Agenda and minutes

Budget Scrutiny. This informal meeting will be held virtually via Zoom and streamed live. The link for this can be found by clicking on the meeting date., Joint Performance Monitoring Panel and Policy Development Panel - Thursday, 27th January, 2022 6.30 pm

Venue: The informal meeting will be held virtually via Zoom and streamed live, via the following link:

Contact: Democratic Services  01775 764693

Link: View Facebook Livestream of the meeting

No. Item


Election of Chairman


Cllr Alcock was elected as Chairman for the duration of the meeting.


Declaration of Interests

Where a Councillor has a Disclosable Pecuniary Interest the Councillor must declare the interest to the meeting and leave the room without participating in any discussion or making a statement on the item, except where a councillor is permitted to remain as a result of a grant of dispensation.


There were none.


2022/23 Draft Budget, Medium Term Plan and Capital Strategy (For Consultation) pdf icon PDF 227 KB

To consider the Draft General Fund and Housing Revenue Account 2022/23 revenue and capital estimates and the Draft Financial Medium Term Strategy (for Scrutiny) (report of the Deputy Chief Executive - Corporate Development enclosed).


Additional documents:


Consideration was given to the report of the Chief Executive – Corporate Development, which asked the Joint Panel to consider and scrutinise the Draft General Fund and Housing Revenue Account 2022/23 revenue and capital estimates and the Draft Financial Medium Term Strategy.


The Joint Panel received a presentation from the Deputy Chief Executive – Corporate Development which highlighted the following main areas:

  • Spending Review for 2021;
  • Revenue Budget and Medium Term Financial Plan (MTFP);
  • Reserves;
  • The Budget journey;
  • Future options and risks;
  • Ongoing budget reviews;
  • Fees and charges;
  • Housing Revenue Account (HRA);
  • Capital Programme; and
  • Treasury Management


Following consideration of the report and the presentation, the

following issues were raised by the Panel:


  • Members stated that the Internal Drainage Board (IDB) levy placed a significant burden on the authority and suggested that a change of classification to a precept would be financially beneficial to the district. Members were keen to assist with driving change in this regard.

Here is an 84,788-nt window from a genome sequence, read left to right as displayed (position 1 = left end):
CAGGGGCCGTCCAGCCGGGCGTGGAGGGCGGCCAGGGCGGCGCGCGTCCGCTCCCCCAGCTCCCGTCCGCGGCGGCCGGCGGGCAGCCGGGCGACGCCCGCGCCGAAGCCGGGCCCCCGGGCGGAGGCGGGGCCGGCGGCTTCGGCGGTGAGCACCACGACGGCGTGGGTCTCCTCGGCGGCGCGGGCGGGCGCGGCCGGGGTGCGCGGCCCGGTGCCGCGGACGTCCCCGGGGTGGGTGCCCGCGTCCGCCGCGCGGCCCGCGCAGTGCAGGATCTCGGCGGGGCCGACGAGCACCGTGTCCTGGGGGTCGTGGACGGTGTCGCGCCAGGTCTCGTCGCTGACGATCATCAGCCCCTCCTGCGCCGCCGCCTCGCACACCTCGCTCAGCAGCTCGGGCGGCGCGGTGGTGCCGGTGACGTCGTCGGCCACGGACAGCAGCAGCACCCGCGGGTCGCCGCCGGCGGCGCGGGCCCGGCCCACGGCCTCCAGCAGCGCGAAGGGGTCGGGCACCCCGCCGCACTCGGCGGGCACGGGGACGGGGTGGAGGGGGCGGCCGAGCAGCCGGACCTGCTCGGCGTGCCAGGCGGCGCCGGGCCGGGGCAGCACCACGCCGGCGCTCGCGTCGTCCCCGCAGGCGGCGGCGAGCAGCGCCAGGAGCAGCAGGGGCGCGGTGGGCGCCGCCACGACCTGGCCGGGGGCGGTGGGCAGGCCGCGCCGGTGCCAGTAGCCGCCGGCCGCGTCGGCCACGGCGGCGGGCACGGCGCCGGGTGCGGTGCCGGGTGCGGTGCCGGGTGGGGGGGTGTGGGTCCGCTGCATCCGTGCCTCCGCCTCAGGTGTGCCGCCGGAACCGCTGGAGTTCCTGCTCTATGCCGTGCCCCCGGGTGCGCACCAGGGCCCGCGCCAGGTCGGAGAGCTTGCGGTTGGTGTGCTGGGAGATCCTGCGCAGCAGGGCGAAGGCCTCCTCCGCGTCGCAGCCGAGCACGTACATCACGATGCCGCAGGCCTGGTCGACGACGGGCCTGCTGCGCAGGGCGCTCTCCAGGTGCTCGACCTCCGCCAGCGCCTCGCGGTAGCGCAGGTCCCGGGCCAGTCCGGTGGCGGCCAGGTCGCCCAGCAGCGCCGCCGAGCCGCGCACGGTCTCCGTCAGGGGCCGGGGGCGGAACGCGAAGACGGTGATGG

o   The Deputy Chief Executive – Corporate Development confirmed that a significant Drainage Board levy affected only a few districts in the country, which included South Holland. While IDBs faced their own challenges, such as increased costs relating to fuel and energy contracts, the question remained as to whether a levy collected through Council Tax was the most appropriate funding mechanism.  A change to a full or phased precept would have a significant positive effect on the budget.

  • Members proposed that their support be sent to Cabinet to lobby for IDB funding to be collected by means of a precept.


Members asked whether the National Non-Domestic Rates (NNDR) notification had been considered advantageous to the Council, potentially indicating an improved situation than estimated in the report.

  • The Deputy Chief Executive – Corporate Development expected the financial position to remain near to the forecasted figures stated in the report, with the following caveats:
    • the yield within the Collection Fund for business rates had been changeable throughout the year and it was therefore difficult to predict the yield at the deadline of 31st January 2022 when projections needed to be made;
    • whilst yield forecasting was difficult, the Council endeavoured to seek a realistic balanced position and utilised the Collection Fund and Reserves to manage large fluctuations which resulted from the inward and outward flow of grants within the system;
    • the NNDR and Collection Fund had experienced unprecedented variables but this was balanced by the Volatility Fund over time; and
    • a permanent drop in yield, should it occur, would create a longer-term deficit gap which required funding through the utilisation of savings or cost-cutting measures.


  • Members referenced the Housing Revenue Account (HRA) and commented that a write-off of SHDC’s £67.456million loan from central government could result in a boost to the local economy.
    • The Deputy Chief Executive – Corporate Development could not comment on Government policy but stipulated that interest charged on the substantial debt needed to be paid, a corollary of which was a reduction of funds available for other areas.



Any other items which the Chairman decides are urgent


There were none.